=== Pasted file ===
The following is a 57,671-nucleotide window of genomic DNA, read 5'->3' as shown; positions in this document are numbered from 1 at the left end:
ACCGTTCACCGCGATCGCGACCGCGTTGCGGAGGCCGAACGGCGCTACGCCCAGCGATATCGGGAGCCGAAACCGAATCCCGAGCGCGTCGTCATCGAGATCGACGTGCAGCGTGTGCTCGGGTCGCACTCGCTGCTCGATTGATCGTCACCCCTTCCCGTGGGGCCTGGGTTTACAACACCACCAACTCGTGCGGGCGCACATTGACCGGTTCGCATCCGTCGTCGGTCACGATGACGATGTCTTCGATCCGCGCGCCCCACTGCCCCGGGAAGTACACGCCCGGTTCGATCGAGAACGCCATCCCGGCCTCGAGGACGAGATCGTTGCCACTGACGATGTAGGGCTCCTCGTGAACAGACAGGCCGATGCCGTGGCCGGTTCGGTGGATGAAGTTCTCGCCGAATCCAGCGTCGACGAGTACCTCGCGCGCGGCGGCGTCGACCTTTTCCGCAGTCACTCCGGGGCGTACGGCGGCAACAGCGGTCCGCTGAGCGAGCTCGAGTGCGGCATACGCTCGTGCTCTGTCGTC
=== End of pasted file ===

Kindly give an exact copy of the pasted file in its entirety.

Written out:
The following is a 57,671-nucleotide window of genomic DNA, read 5'->3' as shown; positions in this document are numbered from 1 at the left end:
ACCGTTCACCGCGATCGCGACCGCGTTGCGGAGGCCGAACGGCGCTACGCCCAGCGATATCGGGAGCCGAAACCGAATCCCGAGCGCGTCGTCATCGAGATCGACGTGCAGCGTGTGCTCGGGTCGCACTCGCTGCTCGATTGATCGTCACCCCTTCCCGTGGGGCCTGGGTTTACAACACCACCAACTCGTGCGGGCGCACATTGACCGGTTCGCATCCGTCGTCGGTCACGATGACGATGTCTTCGATCCGCGCGCCCCACTGCCCCGGGAAGTACACGCCCGGTTCGATCGAGAACGCCATCCCGGCCTCGAGGACGAGATCGTTGCCACTGACGATGTAGGGCTCCTCGTGAACAGACAGGCCGATGCCGTGGCCGGTTCGGTGGATGAAGTTCTCGCCGAATCCAGCGTCGACGAGTACCTCGCGCGCGGCGGCGTCGACCTTTTCCGCAGTCACTCCGGGGCGTACGGCGGCAACAGCGGTCCGCTGAGCGAGCTCGAGTGCGGCATACGCTCGTGCTCTGTCGTC